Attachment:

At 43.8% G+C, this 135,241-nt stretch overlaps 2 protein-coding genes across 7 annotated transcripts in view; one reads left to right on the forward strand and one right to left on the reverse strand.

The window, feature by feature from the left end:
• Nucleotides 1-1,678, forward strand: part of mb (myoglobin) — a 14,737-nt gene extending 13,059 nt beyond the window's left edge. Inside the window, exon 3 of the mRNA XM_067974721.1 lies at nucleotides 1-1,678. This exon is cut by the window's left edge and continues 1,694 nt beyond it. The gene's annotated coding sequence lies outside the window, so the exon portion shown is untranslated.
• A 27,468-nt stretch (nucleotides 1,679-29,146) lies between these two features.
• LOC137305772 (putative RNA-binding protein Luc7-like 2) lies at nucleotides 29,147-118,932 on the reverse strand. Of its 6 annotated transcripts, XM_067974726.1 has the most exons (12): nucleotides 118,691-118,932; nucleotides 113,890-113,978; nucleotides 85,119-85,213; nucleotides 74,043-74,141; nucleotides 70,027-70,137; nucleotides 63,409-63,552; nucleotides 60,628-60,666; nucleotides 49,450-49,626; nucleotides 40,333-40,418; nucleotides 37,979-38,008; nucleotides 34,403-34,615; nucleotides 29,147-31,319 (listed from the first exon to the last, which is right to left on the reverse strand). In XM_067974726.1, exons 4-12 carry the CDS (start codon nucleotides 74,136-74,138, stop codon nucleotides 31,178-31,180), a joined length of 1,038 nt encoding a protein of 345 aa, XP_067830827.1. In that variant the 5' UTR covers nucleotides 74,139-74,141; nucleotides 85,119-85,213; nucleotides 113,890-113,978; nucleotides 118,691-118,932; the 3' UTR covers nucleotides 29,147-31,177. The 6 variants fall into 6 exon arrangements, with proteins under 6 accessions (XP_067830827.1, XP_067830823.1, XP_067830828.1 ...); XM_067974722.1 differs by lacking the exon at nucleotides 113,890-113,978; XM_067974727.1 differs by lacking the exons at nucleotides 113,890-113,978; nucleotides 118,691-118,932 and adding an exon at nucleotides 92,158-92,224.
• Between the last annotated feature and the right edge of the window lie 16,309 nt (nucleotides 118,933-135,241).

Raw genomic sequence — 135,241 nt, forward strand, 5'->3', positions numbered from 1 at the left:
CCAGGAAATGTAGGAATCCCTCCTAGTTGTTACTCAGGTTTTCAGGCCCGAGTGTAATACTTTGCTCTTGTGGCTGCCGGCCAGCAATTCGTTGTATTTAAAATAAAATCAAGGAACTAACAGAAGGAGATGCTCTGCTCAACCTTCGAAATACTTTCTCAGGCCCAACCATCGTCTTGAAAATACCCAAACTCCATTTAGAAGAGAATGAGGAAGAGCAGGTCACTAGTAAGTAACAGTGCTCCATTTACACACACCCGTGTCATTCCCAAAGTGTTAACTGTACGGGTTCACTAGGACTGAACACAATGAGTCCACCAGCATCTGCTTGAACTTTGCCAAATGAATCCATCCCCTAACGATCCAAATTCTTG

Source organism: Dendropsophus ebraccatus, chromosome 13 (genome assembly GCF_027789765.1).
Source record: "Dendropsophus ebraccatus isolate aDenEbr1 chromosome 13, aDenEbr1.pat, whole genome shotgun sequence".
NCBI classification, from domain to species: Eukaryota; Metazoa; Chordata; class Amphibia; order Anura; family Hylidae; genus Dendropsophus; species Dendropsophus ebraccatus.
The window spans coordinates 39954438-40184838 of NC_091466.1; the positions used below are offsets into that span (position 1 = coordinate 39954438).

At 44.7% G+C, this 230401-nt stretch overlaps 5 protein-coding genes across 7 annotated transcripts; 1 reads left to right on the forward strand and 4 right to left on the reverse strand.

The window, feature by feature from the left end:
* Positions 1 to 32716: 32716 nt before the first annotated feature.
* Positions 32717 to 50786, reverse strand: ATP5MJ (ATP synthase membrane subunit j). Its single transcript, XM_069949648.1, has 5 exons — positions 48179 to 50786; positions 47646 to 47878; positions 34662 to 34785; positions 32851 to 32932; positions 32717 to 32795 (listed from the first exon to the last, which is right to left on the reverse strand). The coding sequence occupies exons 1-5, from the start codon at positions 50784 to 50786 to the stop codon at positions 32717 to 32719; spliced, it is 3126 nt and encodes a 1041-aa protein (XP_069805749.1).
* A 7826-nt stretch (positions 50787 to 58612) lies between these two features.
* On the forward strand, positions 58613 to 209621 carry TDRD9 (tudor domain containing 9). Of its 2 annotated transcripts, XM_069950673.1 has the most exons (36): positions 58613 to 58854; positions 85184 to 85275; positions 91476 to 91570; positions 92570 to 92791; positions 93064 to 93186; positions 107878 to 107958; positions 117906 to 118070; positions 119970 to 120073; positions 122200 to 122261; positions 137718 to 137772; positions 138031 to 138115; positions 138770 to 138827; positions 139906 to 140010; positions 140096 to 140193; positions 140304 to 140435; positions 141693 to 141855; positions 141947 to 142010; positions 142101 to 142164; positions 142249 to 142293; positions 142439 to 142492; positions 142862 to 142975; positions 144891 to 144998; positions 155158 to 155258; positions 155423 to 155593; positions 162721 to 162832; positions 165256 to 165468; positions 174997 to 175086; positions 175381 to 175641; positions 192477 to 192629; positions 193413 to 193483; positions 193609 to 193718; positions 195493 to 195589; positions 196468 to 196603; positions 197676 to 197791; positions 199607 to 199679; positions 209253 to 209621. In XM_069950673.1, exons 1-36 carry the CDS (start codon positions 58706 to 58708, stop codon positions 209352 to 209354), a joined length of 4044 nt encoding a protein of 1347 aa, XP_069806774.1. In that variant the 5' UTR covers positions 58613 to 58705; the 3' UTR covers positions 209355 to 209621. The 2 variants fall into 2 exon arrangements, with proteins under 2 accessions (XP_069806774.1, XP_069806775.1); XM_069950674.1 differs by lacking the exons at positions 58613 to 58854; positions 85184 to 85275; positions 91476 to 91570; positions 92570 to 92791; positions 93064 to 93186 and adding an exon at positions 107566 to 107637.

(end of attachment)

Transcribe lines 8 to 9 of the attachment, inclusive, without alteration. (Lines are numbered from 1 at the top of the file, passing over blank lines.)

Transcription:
CCAGGAAATGTAGGAATCCCTCCTAGTTGTTACTCAGGTTTTCAGGCCCGAGTGTAATACTTTGCTCTTGTGGCTGCCGGCCAGCAATTCGTTGTATTTAAAATAAAATCAAGGAACTAACAGAAGGAGATGCTCTGCTCAACCTTCGAAATACTTTCTCAGGCCCAACCATCGTCTTGAAAATACCCAAACTCCATTTAGAAGAGAATGAGGAAGAGCAGGTCACTAGTAAGTAACAGTGCTCCATTTACACACACCCGTGTCATTCCCAAAGTGTTAACTGTACGGGTTCACTAGGACTGAACACAATGAGTCCACCAGCATCTGCTTGAACTTTGCCAAATGAATCCATCCCCTAACGATCCAAATTCTTG

Source organism: Dendropsophus ebraccatus, chromosome 13 (genome assembly GCF_027789765.1).